Table IV gives the chromatographic results for the separation of 25 racemic primary amines under SFC, polar organic, and normal-phase modes. In general, SFC provided the best peak symmetries, while the polar organic mode provided the shortest analysis times and the normal phase provided the greatest resolutions at a cost of analysis time (Figure 3). Under SFC conditions, 16 out of 25 analytes were baseline separated in the screen while the polar organic and normal-phase modes provided 13 and 17 baseline separations, respectively. In total, the SFC screen showed enantioselectivity for all but three of the tested analytes. It should be noted that, for comparative purposes, trifluoracetic acid and triethylamine were only added to the polar modifier in the polar organic and normal-phase modes. In practice however, it is recommended to make the overall concentration 0.3–0.2% (v/v) trifluoracetic acid–triethylamine when using either the polar organic mode or normal phase. This will result in more baseline separations when using HPLC because of improved peak symmetries, particularly when operating under polar organic conditions (as discussed earlier and shown in Figure 2).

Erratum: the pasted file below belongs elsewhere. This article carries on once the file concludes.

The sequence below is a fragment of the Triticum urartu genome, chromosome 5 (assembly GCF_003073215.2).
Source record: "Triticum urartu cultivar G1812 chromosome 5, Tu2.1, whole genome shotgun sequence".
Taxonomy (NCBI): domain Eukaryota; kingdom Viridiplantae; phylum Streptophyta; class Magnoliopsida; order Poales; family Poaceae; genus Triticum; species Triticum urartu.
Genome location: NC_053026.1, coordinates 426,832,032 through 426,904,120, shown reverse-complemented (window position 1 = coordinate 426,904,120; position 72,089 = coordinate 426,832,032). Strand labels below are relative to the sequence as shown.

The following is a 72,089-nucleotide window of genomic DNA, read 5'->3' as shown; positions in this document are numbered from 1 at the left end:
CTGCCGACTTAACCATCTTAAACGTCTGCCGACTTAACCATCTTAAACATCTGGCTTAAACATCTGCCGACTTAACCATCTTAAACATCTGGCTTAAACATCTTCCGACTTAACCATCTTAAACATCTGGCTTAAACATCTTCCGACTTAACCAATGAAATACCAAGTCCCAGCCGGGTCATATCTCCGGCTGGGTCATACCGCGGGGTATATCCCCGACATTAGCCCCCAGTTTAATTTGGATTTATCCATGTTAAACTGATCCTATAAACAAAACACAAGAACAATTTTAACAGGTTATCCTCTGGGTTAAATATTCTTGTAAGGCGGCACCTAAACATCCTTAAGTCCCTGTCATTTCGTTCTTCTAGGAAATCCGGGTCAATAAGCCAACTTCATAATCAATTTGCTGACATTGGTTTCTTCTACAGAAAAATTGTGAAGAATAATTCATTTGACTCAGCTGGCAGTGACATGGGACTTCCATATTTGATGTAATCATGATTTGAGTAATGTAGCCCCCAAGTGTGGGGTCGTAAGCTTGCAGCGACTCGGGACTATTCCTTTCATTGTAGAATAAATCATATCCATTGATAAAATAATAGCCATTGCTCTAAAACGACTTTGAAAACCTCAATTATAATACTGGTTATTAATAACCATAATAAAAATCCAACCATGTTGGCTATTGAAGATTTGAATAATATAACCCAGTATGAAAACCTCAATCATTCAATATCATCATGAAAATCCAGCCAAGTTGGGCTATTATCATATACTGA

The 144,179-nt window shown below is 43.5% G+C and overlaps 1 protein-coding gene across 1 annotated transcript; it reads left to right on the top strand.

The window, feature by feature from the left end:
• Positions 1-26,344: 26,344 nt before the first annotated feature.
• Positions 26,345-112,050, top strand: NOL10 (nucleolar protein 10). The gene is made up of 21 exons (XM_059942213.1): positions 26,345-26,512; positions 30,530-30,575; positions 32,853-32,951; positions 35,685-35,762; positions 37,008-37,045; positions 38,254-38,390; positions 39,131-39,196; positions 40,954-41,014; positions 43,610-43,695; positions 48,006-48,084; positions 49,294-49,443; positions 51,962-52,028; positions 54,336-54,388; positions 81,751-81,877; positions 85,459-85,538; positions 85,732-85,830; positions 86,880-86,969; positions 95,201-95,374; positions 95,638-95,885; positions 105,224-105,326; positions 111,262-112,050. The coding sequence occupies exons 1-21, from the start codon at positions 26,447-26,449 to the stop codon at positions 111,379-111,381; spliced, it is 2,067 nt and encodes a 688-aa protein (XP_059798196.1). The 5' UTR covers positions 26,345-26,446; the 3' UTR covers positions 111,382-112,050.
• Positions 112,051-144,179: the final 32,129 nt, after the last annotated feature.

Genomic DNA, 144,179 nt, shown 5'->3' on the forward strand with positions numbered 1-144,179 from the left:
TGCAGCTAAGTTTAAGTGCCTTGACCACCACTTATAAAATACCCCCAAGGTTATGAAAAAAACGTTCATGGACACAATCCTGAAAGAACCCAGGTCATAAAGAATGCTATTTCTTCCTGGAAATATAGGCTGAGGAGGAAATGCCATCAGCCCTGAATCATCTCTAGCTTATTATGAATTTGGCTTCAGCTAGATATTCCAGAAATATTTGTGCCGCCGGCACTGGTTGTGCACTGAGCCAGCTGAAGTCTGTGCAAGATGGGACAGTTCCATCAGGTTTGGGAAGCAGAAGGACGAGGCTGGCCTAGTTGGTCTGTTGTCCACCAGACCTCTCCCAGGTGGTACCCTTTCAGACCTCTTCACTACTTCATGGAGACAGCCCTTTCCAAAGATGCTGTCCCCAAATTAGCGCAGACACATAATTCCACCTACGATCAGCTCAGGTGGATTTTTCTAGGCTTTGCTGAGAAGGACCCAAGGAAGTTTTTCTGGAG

Table IV: Chromatographic data for enantiomeric separations under SFC, polar organic (POM), and normal-phase (NP) screening conditions*

Acetonitrile provided the greatest eluotropic strength followed by hexane, with carbon dioxide having the lowest strength. Retention factors were always highest for SFC separations even when operating at a greater percentage of methanol relative to the polar organic mode. Because the normal-phase separations were conducted using ethanol instead of methanol as a polar modifier, direct comparisons of retention factors for normal phase and SFC are not possible, however, normal-phase retention factors under the tested conditions were always intermediate relative to SFC and polar organic modes.

Figure 3: Comparison of SFC, polar organic, and normal-phase modes. Analyte: RS/SR 2-amino-1,2-diphenylethanol, chromatogram (a) mobile phase: 80:20 carbon dioxide–methanol; flow: 3 mL/min; (b) 90:10 acetonitrile–methanol, flow: 1 mL/min; (c) 80:20 hexane–ethanol; flow: 1 mL/min; all chromatograms 0.3–0.2% (v/v) trifluoroacetic acid–triethylamine (polar modifier only).